Last week a list of Native boarding schools affiliated with the Catholic Church was made public by Catholic Truth & Healing, a collaborative group of archivists, historians, concerned Catholics, and tribal members, who compiled and refined this resource to help facilitate access to information for survivors of Native boarding schools, their descendants, and Tribal Nations.
As a congregation, the Dominican Sisters of Springfield are deepening their knowledge of the systemic oppression of Indigenous Americans and are keenly interested in learning from Indigenous Americans how to best accompany them on the path of healing.
Throughout the 150-year history of our own congregation, there has been no connection to any of the boarding schools, though, as Springfield Dominican Sister Sharon Zayac said, “We follow all of this closely as we continue to delve more deeply into understanding the history of injustice perpetrated against our Native American sisters and brothers.”
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The list offers details about 87 Catholic-run Native boarding schools across 22 states. It includes the name(s) of each school, the location, the dates of operation, the Catholic diocese(s) in which it operated, the tribal nations impacted (as listed in historical documents), and the religious order(s) that ran and/or staffed each school. This list expands and corrects information available about Catholic-operated schools that appear on previous lists of Federal Indian Boarding Schools published by the Department of the Interior and by the National Native American Boarding School Healing Coalition. It also provides guidance on where archival material for each Catholic-operated school may be located.
“While there are more steps for the Catholic Church to take to move toward truth, healing, and reconciliation, this list is a powerful step forward,” said Maka Black Elk, Executive Director for Truth and Healing at Red Cloud Indian School, who contributed to efforts to compile the list.
Springfield Dominican Sister Barbara Ann Bogenschutz ministers at Our Lady of the Sioux Parish in Oglala, S.D., on the Pine Ridge Reservation where Red Cloud School is located.
In the 19th and 20th centuries, the U.S. federal government funded or ran more than 400 Native residential schools, many of which were operated by Christian churches. The impact of these schools has been widely recognized, including by Pope Francis, as one of cultural genocide and intergenerational trauma.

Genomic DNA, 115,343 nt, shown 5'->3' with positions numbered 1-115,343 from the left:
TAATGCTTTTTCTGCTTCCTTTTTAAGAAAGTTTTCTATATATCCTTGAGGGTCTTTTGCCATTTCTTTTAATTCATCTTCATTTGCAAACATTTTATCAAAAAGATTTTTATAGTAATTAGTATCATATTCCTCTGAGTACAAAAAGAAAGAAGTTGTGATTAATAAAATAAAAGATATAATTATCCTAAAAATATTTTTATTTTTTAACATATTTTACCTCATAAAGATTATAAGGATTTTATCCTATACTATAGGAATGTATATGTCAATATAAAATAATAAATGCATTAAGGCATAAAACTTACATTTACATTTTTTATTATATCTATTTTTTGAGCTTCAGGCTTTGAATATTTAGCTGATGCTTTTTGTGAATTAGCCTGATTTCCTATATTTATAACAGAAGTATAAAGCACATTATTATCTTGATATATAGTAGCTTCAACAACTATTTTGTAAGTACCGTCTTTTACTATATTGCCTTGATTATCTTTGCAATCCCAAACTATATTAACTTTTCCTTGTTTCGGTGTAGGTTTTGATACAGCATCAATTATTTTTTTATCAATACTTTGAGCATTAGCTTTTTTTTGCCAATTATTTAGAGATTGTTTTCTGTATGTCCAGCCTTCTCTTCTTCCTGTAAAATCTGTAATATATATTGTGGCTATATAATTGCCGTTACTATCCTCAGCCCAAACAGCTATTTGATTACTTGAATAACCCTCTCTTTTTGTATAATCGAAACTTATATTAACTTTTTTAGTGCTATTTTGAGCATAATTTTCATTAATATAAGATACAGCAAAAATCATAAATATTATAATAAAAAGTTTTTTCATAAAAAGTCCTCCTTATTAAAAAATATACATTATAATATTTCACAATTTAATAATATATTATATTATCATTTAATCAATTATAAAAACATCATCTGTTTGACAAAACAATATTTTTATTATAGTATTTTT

Denise K. Lajimodiere, enrolled member of the Turtle Mountain Band of Chippewa Indians and the originator of the first list of Native American Boarding Schools in the U.S., said of the list’s release, “This is certainly history making.”
Jaime Arsenault, Tribal Historic Preservation Officer for the White Earth Band of the Minnesota Chippewa Tribe and group member, called the list “a significant step toward truth-telling. Before there can be truth-telling, there must first be truth-finding. Basic information, such as how many Catholic-run Native American boarding schools operated in the United States and where they were located is critical information that must be known for the truth-telling and the reconciliatory process to take place.”
“This list has the potential to open lines of communication between Catholic archives and Tribal Nations,” she said.
On March 30, 2023, the Vatican formally repudiated the “Doctrine of Discovery,”
historical Church documents which justified the seizure of land by colonial powers from
Indigenous peoples. The U.S. Catholic Bishops endorsed this statement from the Vatican, writing, “We support the ongoing efforts of various Catholic communities to make archival and historical records more easily accessible.”
Subsequent editions of the list will be published annually to reflect new discoveries and any corrections that are submitted through the contact form on the list website.
All of the information in this list came from publicly available resources, including the Marquette University Guide to Catholic Records about Native Americans in the United States, official Catholic directories and Annual Reports of the Commissioner of Indian Affairs. Extensive effort was made to communicate directly with the religious communities or dioceses who appear on the list, many of whom offered confirmation or correction to the information.